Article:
Tuesday, July 28, 2009

What's Behind the Bad Reputation of Red Meat?

There seems to be a lot of different opinions regarding how safe red meat is. I'm particularly curious to find out more about this, as I was thinking of incorporating red meat into my diet in order to bulk up [I've always had difficulty gaining mass]. Some people are now saying that the reason it has such a bad reputation is because some people were not buying lean cuts of meat and trimming excess fat from them. I would just like to get a few different opinions on this before I make a decision. -- Peter D.

Yes, red meat developed a bad reputation in the 1970's timed with the discovery that high intakes of cholesterol (later determined to actually be high intakes of saturated fat) lead to an increase in serum cholesterol level, which in turn was linked to an increase incidence of heart attacks.
Beef was bred to be very fatty during the mid 1900's, as the fat makes the meat more tender and flavorful. Now cattle are bred to be much leaner so we can enjoy beef without such a high fat intake.
The other issue is that men, who were the more common sufferers of heart attacks, commonly ate steaks that were 16 ounces or larger, ingesting an extremely high amount of fat and cholesterol at one sitting (perhaps over 100 grams of fat--more than you need in a day!). The recommended portion size for meat is just 3-4 ounces. People also ate beef frequently during the week in the 1950's through the '70's, and now recommendations are to include chicken and fish and other non-red meat dishes several times each week.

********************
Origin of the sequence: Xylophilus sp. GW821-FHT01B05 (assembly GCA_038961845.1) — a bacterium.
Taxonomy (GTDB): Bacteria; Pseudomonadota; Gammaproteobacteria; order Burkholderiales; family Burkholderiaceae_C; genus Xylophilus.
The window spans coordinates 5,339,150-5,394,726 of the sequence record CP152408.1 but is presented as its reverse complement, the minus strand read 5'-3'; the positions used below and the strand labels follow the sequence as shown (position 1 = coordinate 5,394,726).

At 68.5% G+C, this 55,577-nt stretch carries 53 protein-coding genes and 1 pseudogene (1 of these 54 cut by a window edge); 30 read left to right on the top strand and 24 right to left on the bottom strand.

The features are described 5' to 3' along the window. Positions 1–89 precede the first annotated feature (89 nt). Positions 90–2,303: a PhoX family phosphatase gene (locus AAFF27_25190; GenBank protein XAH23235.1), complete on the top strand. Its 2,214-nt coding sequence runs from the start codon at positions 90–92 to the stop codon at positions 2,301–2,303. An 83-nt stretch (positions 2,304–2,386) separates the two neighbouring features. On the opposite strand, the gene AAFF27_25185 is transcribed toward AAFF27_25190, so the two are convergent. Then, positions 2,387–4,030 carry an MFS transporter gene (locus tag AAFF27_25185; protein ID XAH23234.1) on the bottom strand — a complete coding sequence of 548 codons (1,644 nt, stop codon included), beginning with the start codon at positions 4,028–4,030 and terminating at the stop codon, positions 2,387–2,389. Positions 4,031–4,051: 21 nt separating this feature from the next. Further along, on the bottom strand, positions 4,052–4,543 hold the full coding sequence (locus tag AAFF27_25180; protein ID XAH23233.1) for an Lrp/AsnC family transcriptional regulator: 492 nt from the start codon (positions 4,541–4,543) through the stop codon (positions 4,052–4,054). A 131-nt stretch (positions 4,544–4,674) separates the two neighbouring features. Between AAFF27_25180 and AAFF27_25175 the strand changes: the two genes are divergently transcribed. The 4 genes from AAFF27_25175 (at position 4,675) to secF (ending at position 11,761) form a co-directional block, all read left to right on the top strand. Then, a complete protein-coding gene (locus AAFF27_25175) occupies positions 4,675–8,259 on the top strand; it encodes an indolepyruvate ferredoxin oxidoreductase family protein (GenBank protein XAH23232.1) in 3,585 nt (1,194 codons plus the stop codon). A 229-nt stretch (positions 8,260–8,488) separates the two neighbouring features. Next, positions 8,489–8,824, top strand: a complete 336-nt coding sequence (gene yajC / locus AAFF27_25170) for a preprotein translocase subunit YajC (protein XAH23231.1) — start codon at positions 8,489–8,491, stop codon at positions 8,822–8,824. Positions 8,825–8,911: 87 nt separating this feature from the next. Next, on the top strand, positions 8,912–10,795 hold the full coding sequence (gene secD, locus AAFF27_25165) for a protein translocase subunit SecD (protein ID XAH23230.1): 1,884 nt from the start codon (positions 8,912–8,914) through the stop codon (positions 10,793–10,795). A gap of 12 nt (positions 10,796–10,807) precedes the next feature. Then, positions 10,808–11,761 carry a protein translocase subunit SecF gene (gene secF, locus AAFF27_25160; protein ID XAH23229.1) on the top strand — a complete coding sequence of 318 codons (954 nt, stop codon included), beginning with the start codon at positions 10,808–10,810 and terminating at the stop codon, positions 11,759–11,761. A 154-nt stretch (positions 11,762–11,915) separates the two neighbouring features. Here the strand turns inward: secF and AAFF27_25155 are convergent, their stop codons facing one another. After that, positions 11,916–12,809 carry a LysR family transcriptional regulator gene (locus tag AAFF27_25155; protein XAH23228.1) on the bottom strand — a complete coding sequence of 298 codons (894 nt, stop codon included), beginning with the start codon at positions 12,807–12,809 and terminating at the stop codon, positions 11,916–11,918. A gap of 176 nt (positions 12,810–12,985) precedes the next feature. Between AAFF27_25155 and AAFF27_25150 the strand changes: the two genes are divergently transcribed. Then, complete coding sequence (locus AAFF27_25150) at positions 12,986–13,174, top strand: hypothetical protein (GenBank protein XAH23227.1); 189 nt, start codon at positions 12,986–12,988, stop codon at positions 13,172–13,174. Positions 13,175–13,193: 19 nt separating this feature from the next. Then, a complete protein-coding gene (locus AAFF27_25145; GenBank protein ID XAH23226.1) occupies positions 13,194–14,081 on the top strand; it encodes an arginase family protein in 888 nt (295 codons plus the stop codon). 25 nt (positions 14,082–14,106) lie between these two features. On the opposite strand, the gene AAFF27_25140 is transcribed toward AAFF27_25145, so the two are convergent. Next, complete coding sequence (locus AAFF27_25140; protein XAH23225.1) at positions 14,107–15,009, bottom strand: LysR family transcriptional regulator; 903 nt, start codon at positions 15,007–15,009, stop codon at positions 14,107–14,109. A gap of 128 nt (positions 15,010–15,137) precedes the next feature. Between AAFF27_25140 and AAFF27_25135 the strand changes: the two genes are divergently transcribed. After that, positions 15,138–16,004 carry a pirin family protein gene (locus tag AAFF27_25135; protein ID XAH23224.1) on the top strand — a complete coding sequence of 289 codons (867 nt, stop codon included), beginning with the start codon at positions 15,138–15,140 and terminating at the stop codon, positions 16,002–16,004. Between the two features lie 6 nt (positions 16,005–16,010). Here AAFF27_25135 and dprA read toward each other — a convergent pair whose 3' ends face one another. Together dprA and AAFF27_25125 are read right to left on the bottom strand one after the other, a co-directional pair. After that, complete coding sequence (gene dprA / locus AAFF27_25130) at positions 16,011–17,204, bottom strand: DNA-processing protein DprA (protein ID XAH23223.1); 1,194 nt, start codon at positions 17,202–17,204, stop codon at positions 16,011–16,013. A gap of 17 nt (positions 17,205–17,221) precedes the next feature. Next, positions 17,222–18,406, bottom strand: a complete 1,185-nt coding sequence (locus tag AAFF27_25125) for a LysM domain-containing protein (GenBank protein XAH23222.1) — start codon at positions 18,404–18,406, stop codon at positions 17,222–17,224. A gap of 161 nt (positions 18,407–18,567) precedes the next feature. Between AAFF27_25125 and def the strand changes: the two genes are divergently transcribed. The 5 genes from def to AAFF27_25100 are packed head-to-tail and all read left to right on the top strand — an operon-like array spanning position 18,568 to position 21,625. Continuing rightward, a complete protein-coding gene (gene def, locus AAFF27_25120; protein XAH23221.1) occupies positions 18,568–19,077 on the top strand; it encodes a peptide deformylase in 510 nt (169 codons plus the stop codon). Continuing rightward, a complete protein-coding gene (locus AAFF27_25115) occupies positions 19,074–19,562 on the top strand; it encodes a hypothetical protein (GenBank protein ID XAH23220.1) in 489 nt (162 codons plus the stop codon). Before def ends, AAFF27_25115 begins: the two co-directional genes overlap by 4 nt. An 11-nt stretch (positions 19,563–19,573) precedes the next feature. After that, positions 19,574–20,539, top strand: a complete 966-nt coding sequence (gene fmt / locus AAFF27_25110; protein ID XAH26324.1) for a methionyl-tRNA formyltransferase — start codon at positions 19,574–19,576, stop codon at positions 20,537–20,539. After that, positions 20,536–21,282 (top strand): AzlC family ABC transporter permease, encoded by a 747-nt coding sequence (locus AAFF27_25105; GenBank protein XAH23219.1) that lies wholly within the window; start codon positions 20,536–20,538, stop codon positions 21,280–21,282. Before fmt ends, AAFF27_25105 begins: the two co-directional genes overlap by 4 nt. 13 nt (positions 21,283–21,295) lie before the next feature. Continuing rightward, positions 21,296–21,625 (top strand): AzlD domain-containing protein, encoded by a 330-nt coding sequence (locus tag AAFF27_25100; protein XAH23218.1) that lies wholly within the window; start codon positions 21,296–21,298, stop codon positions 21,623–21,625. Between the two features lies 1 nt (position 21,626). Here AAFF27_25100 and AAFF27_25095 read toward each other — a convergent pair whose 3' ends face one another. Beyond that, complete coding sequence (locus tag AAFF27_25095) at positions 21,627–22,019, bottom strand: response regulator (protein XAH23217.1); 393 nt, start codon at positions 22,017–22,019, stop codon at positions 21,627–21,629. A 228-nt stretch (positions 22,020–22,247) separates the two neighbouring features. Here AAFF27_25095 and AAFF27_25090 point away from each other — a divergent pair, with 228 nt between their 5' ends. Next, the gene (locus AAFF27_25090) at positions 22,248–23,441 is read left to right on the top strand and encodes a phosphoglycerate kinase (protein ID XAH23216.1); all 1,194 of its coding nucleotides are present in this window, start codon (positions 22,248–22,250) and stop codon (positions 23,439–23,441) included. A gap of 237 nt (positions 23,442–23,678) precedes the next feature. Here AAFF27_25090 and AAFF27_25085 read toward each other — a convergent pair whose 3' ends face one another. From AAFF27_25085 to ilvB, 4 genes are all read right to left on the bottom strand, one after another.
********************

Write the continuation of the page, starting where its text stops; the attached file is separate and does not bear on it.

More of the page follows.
Red meat itself won't help you bulk up, by the way. You can add additional calories and protein to your diet through incorporating a variety of foods, and you will probably need to perform some regular weight training in order to see results if you are looking to increase your muscle mass.

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